Adultery is Not a Crime: Supreme Court
- 28 Sep 2018
- 5 min read
The Supreme Court has struck down as unconstitutional, the 158 year old Section 497 of the Indian Penal Code, which criminalizes adultery.
- The five-Judge Bench led by Chief Justice of India Dipak Misra also declared Section 198 of the Criminal Procedure Code as unconstitutional, which deals with the procedure for filing a complaint for the offence of adultery. According to this, the husband alone could complain against adultery while an adulterous man’s wife had no such right.
The Supreme Court's Observations
- It said that the 158-year-old law was unconstitutional and is violative of Article 21 (Right to life and personal liberty) and Article 14 (Right to equality).
The court observed that two individuals may part if one cheats, but to attach criminality to infidelity is going too far. How married couples deal with adultery is absolutely a matter of privacy.
Besides, there is no data to back claims that abolition of adultery as a crime would result in “chaos in sexual morality” or an increase of divorce.
- Any provision of law affecting individual dignity and equality of women invites the wrath of the Constitution. It’s time to say that a husband is not the master of wife. Legal sovereignty of one sex over other sex is wrong.
- However, if any aggrieved spouse ended her life because of her partner’s adulterous relation, it could be treated as an abetment to suicide if evidence was produced.
- Section 497 is based on the Doctrine of Coverture. This doctrine, not recognised by the Constitution, holds that a woman loses her identity and legal right with marriage, is violative of her fundamental rights.
Marriage does not mean ceding autonomy of one to the other. Ability to make sexual choices is essential to human liberty. Even within private zones, an individual should be allowed her choice.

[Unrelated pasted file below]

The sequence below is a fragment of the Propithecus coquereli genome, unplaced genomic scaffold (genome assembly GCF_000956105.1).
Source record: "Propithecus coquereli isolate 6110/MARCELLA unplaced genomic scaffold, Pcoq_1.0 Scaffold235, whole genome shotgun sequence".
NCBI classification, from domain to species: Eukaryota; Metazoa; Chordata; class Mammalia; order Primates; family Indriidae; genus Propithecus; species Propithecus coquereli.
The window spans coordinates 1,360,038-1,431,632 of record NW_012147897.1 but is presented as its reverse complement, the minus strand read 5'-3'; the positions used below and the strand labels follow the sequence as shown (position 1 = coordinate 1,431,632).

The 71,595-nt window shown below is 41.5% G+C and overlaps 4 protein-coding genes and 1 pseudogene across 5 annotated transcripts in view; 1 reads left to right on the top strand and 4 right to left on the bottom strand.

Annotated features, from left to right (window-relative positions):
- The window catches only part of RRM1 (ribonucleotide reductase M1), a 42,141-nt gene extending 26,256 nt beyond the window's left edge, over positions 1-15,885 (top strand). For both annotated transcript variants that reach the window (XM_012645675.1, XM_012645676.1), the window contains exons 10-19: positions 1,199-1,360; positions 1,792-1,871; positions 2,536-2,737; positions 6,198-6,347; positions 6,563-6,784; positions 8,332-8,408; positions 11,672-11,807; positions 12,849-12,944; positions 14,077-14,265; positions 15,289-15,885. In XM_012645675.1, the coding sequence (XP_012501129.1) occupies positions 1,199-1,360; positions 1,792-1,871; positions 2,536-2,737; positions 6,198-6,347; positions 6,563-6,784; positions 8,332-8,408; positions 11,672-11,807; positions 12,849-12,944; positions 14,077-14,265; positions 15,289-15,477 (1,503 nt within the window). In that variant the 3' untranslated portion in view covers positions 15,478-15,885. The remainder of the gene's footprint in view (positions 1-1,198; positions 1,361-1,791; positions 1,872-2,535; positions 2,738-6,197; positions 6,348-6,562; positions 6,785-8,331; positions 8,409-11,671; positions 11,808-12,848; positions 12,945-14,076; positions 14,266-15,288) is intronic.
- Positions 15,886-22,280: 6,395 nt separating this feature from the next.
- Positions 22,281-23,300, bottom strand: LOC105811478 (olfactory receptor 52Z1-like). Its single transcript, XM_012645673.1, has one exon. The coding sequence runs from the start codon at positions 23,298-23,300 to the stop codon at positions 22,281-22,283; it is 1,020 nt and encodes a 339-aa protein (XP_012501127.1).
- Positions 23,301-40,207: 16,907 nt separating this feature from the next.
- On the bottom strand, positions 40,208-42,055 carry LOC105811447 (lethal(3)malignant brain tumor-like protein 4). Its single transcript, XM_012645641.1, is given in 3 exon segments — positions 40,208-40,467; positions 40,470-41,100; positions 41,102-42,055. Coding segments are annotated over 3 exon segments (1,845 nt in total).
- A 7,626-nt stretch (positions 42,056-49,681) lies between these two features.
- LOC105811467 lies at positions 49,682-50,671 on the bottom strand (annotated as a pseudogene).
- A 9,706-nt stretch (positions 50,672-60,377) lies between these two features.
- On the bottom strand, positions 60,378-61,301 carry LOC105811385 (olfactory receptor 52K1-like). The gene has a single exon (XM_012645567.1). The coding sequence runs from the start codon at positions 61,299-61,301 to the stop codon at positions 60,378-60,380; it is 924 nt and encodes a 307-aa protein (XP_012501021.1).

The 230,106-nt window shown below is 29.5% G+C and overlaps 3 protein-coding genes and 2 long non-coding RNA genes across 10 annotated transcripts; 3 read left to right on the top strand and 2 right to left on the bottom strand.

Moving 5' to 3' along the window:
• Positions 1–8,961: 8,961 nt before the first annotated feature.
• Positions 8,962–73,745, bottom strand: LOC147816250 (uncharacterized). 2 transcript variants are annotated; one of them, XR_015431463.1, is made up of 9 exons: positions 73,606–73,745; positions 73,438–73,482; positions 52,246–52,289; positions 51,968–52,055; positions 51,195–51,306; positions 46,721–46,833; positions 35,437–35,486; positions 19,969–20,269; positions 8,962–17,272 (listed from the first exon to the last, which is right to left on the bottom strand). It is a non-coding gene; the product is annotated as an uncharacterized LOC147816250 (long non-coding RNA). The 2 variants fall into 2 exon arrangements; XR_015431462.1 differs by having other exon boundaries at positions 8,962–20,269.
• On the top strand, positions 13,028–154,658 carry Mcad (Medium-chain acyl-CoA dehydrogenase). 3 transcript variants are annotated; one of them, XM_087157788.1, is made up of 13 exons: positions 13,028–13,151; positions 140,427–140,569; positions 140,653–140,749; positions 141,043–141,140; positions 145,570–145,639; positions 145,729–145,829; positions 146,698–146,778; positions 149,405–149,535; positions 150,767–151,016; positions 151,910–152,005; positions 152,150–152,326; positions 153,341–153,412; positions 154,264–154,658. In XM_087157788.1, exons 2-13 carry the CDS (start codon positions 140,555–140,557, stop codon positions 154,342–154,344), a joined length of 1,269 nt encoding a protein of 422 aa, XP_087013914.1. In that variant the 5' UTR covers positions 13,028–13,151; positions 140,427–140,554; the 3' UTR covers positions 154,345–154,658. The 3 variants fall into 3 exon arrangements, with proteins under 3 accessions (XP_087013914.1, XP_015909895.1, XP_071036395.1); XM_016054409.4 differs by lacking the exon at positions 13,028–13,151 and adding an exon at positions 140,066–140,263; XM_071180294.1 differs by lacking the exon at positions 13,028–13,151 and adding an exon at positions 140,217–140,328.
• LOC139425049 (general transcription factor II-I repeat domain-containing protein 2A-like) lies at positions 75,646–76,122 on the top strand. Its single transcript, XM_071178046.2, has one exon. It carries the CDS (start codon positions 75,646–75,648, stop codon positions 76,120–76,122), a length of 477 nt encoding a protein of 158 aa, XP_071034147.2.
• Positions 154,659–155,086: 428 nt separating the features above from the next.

"Society imposes impossible virtues on a woman, raises her to a pedestal. Confines her to spaces. Objectifies her and says she should be pure. But society has no qualms to commit rape, honour killings, sex-determination and infanticide".
- The act of adultery is a voluntary sexual intercourse between a married person and someone other than that person's current spouse or partner.
Section 497 of the IPC
- It mandates that whoever has sexual intercourse with the wife of another man, without the consent or connivance of that man, such sexual intercourse not amounting the offence of rape is guilty of the offence of adultery and shall be punished.
- The law does not punish his wife, since it presumes that only a man can seduce a woman into a sexual act, and that it is the husband who has suffered due to the sexual relationship of his wife, carried out without his consent. At the same time, the wife is not protected from similar behaviour committed by her husband.
- The decriminalisation of adultery comes soon after the Supreme Court judgment that read down Section 377 of the IPC to decriminalise homosexuality, thereby enabling diverse gender identities to be unafraid of the law, is a positive and a progressive development.
- However, it is a matter of concern that refreshing the statute books is being left to the judiciary, without any proactive role of Parliament in amending regressive laws.
- The provisions such as Section 497 or Section 377 should have been addresssed by the Parliament in its legislative responsibility through debates and discussions.